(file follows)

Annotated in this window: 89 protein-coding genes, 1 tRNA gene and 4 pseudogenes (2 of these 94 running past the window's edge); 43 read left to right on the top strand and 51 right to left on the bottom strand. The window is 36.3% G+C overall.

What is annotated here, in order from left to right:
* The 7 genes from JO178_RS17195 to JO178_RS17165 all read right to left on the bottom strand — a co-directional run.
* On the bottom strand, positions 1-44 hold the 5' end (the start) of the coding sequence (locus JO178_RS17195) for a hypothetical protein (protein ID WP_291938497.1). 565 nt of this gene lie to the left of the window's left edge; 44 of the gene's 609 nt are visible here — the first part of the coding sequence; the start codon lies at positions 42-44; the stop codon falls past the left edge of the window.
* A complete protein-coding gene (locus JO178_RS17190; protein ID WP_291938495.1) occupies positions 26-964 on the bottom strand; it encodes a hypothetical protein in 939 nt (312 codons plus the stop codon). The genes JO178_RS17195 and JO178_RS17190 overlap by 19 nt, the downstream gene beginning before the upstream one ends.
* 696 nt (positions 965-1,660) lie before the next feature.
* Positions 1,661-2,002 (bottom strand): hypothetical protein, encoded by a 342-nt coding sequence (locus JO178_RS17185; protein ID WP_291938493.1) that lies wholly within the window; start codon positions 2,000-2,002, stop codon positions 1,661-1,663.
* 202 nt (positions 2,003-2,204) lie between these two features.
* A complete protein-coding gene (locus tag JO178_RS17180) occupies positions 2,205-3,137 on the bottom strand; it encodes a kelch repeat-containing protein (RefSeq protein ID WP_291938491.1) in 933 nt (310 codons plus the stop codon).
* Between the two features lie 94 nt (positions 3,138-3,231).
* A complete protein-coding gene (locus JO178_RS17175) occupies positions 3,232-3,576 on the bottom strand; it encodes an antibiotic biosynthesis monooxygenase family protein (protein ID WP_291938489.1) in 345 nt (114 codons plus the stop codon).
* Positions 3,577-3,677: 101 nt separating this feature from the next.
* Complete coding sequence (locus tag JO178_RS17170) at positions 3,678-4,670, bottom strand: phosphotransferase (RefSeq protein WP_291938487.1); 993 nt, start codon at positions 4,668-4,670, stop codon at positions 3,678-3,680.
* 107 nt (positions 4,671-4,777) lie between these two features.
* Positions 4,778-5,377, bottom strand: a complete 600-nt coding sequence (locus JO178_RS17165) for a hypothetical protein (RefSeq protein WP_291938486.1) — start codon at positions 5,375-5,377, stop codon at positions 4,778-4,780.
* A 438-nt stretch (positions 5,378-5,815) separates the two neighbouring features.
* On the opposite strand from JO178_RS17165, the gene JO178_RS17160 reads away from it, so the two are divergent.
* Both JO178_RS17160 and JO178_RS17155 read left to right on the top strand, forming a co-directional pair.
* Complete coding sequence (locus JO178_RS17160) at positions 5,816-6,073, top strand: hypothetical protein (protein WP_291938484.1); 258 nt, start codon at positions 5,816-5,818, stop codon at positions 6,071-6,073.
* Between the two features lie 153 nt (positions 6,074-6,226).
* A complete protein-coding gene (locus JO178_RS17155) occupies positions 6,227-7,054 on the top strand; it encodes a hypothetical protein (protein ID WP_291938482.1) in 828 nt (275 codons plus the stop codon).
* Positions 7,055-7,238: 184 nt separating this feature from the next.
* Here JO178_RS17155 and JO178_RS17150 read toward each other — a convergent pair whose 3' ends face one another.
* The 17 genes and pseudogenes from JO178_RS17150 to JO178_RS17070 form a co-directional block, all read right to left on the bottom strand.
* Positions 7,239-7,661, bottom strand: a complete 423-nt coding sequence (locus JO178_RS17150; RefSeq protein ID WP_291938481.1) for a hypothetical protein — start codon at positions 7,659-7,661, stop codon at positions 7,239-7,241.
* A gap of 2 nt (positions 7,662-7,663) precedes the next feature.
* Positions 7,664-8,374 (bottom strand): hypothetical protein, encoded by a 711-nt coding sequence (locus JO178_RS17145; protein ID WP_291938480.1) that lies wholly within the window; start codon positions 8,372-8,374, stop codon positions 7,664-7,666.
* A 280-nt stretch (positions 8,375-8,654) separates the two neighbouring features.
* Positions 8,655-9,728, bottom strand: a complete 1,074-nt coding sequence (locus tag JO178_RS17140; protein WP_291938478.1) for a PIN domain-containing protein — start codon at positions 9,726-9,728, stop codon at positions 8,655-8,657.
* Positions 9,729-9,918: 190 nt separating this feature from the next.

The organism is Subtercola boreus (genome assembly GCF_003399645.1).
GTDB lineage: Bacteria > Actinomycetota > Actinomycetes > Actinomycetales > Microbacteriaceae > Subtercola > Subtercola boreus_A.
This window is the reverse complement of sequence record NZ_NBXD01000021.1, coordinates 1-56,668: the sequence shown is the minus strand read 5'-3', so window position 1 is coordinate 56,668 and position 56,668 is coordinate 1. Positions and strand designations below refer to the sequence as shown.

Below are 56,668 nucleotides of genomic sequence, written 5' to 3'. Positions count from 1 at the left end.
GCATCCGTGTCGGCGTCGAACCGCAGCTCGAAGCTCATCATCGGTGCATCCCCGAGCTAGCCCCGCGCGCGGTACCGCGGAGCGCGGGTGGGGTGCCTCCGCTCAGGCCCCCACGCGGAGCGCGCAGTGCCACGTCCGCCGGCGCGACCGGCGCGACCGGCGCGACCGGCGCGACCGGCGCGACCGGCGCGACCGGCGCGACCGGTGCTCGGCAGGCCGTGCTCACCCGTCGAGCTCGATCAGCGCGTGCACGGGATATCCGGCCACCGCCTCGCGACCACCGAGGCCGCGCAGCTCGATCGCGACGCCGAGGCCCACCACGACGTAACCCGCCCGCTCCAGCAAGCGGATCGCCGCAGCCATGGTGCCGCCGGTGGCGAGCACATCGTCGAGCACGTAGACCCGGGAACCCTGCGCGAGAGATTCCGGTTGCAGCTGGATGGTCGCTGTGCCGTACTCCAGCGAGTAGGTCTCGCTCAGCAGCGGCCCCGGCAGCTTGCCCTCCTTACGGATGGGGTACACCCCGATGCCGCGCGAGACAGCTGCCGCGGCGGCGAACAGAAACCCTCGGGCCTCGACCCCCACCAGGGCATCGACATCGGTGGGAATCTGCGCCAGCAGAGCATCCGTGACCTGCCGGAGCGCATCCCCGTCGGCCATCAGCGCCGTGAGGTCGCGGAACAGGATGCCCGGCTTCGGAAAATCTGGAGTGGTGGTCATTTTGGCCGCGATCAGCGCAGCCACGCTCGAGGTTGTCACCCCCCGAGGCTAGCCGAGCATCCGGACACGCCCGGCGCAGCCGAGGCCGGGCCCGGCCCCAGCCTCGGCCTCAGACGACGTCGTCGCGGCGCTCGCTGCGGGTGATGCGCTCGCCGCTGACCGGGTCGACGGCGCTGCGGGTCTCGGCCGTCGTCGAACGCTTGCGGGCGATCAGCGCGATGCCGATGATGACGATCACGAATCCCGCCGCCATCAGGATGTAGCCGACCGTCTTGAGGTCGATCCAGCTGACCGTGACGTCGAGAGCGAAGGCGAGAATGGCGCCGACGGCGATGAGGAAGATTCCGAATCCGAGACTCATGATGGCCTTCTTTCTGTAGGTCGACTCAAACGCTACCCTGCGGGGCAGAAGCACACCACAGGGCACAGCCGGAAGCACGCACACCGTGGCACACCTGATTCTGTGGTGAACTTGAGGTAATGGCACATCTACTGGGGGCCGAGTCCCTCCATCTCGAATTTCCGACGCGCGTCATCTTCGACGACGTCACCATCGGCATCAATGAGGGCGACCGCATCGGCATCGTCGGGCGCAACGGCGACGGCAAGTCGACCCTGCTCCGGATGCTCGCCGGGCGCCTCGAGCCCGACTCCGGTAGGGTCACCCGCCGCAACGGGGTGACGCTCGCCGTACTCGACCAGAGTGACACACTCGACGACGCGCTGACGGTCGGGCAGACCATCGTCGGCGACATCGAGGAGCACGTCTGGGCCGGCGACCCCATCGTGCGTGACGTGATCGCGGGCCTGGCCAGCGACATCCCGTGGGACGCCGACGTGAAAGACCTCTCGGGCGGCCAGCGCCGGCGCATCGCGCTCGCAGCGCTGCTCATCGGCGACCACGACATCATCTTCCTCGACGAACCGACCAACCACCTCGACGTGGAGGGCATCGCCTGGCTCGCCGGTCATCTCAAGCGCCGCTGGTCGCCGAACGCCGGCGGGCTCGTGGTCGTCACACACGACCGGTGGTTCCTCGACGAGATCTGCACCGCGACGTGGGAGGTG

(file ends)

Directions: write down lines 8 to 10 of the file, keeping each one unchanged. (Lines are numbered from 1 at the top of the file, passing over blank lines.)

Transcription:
* 202 nt (positions 2,003-2,204) lie between these two features.
* A complete protein-coding gene (locus tag JO178_RS17180) occupies positions 2,205-3,137 on the bottom strand; it encodes a kelch repeat-containing protein (RefSeq protein ID WP_291938491.1) in 933 nt (310 codons plus the stop codon).
* Between the two features lie 94 nt (positions 3,138-3,231).